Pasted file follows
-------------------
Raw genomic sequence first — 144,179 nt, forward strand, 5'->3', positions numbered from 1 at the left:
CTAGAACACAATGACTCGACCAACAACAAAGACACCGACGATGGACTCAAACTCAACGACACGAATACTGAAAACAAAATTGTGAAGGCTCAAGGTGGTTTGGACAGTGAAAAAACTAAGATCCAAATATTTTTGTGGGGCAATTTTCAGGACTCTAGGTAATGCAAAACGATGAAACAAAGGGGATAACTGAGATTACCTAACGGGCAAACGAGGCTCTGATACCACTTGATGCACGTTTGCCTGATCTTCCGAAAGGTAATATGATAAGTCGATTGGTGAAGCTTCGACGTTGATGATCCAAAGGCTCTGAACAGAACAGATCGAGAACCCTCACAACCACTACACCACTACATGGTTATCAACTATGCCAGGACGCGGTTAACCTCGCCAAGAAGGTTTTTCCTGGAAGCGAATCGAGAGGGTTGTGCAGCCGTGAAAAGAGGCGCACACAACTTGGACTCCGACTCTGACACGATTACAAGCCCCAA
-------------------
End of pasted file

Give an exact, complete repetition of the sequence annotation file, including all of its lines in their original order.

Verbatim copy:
Raw genomic sequence first — 144,179 nt, forward strand, 5'->3', positions numbered from 1 at the left:
CTAGAACACAATGACTCGACCAACAACAAAGACACCGACGATGGACTCAAACTCAACGACACGAATACTGAAAACAAAATTGTGAAGGCTCAAGGTGGTTTGGACAGTGAAAAAACTAAGATCCAAATATTTTTGTGGGGCAATTTTCAGGACTCTAGGTAATGCAAAACGATGAAACAAAGGGGATAACTGAGATTACCTAACGGGCAAACGAGGCTCTGATACCACTTGATGCACGTTTGCCTGATCTTCCGAAAGGTAATATGATAAGTCGATTGGTGAAGCTTCGACGTTGATGATCCAAAGGCTCTGAACAGAACAGATCGAGAACCCTCACAACCACTACACCACTACATGGTTATCAACTATGCCAGGACGCGGTTAACCTCGCCAAGAAGGTTTTTCCTGGAAGCGAATCGAGAGGGTTGTGCAGCCGTGAAAAGAGGCGCACACAACTTGGACTCCGACTCTGACACGATTACAAGCCCCAA